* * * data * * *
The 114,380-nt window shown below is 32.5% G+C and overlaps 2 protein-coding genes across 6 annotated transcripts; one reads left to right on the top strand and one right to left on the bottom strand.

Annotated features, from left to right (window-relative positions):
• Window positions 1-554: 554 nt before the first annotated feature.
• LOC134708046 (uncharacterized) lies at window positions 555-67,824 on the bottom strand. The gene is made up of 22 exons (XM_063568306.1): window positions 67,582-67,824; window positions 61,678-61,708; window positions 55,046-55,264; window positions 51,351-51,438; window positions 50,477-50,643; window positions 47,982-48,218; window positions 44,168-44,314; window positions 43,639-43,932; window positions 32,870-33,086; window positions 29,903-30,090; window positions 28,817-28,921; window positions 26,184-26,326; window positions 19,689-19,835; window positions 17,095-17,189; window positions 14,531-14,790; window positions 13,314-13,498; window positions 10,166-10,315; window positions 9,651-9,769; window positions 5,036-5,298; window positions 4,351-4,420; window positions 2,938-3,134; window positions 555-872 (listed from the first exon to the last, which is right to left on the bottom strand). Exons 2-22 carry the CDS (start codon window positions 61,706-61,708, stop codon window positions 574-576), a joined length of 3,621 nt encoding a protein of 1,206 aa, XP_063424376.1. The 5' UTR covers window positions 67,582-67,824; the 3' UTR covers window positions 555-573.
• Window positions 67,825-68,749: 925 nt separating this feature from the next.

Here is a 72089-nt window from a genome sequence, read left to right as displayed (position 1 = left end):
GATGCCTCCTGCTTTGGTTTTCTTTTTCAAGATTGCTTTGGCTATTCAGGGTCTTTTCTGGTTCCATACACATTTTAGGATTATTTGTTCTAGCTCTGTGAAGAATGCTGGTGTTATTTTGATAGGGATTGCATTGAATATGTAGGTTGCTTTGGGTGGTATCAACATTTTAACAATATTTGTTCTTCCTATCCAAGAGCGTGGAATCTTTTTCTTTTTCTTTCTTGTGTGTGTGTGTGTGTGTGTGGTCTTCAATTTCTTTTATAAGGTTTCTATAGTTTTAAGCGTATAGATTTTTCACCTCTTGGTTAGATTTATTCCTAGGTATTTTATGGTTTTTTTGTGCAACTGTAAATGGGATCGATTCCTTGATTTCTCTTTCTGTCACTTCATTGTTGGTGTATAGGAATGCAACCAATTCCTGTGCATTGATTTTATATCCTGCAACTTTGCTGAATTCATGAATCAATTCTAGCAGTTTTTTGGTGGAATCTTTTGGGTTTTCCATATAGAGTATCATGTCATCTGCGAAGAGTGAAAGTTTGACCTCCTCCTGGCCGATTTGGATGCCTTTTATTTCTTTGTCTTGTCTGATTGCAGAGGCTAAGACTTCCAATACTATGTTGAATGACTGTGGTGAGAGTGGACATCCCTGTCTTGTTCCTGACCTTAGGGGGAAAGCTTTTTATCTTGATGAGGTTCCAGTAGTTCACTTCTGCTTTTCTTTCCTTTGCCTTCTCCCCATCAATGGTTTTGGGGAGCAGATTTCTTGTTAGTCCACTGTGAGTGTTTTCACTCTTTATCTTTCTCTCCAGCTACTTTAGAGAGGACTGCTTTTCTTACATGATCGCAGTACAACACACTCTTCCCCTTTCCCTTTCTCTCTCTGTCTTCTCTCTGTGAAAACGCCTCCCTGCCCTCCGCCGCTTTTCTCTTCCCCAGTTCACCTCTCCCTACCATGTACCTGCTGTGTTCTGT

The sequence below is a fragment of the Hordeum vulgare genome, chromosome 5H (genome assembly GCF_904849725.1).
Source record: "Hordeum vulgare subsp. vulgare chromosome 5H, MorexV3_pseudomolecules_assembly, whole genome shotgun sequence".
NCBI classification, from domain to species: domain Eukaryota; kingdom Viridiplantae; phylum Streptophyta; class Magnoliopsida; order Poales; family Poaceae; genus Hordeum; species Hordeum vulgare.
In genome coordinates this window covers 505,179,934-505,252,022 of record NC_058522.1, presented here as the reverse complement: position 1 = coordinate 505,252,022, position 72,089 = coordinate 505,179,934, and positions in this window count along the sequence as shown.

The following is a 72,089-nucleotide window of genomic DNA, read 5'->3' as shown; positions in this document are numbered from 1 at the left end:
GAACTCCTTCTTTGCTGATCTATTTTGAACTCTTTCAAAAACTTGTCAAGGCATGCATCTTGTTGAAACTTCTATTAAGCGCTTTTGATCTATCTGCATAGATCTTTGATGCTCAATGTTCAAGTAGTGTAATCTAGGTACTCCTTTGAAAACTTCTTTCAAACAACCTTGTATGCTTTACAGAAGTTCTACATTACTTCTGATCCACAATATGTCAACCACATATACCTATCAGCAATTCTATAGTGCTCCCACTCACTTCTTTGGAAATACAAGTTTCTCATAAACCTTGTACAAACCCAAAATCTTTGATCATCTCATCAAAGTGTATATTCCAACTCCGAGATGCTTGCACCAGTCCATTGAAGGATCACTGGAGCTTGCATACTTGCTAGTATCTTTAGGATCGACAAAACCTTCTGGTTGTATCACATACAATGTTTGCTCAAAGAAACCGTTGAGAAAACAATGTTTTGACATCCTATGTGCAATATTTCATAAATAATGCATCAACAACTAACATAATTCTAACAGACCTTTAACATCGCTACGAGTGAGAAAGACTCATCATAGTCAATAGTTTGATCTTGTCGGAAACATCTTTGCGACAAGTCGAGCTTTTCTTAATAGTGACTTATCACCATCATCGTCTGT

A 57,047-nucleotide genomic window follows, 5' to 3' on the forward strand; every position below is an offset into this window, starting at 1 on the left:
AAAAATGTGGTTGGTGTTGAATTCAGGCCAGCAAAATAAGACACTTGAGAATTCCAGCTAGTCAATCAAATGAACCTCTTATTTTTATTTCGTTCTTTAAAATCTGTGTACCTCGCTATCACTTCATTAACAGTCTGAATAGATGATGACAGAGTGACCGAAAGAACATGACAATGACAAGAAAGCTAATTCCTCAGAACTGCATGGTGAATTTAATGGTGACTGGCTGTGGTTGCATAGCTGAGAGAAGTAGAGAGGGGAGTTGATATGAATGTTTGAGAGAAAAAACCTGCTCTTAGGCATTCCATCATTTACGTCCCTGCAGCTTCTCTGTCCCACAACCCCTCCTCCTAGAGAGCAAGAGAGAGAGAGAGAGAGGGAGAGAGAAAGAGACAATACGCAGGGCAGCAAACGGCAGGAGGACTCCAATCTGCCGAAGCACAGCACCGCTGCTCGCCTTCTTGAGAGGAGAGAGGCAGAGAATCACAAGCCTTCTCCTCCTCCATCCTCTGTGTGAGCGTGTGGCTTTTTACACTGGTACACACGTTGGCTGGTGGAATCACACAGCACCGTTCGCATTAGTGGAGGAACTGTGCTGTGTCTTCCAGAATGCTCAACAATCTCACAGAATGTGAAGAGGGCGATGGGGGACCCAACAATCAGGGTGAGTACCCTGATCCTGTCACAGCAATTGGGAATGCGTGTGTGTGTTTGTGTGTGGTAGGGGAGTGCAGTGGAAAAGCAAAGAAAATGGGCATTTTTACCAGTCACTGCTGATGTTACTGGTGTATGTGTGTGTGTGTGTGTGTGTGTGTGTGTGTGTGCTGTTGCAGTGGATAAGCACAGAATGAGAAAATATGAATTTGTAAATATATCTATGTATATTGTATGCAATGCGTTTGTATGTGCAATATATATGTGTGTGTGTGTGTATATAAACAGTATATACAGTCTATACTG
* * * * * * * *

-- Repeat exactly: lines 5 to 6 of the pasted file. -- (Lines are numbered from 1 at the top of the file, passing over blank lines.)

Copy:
• Window positions 67,825-68,749: 925 nt separating this feature from the next.

Here is a 72089-nt window from a genome sequence, read left to right as displayed (position 1 = left end):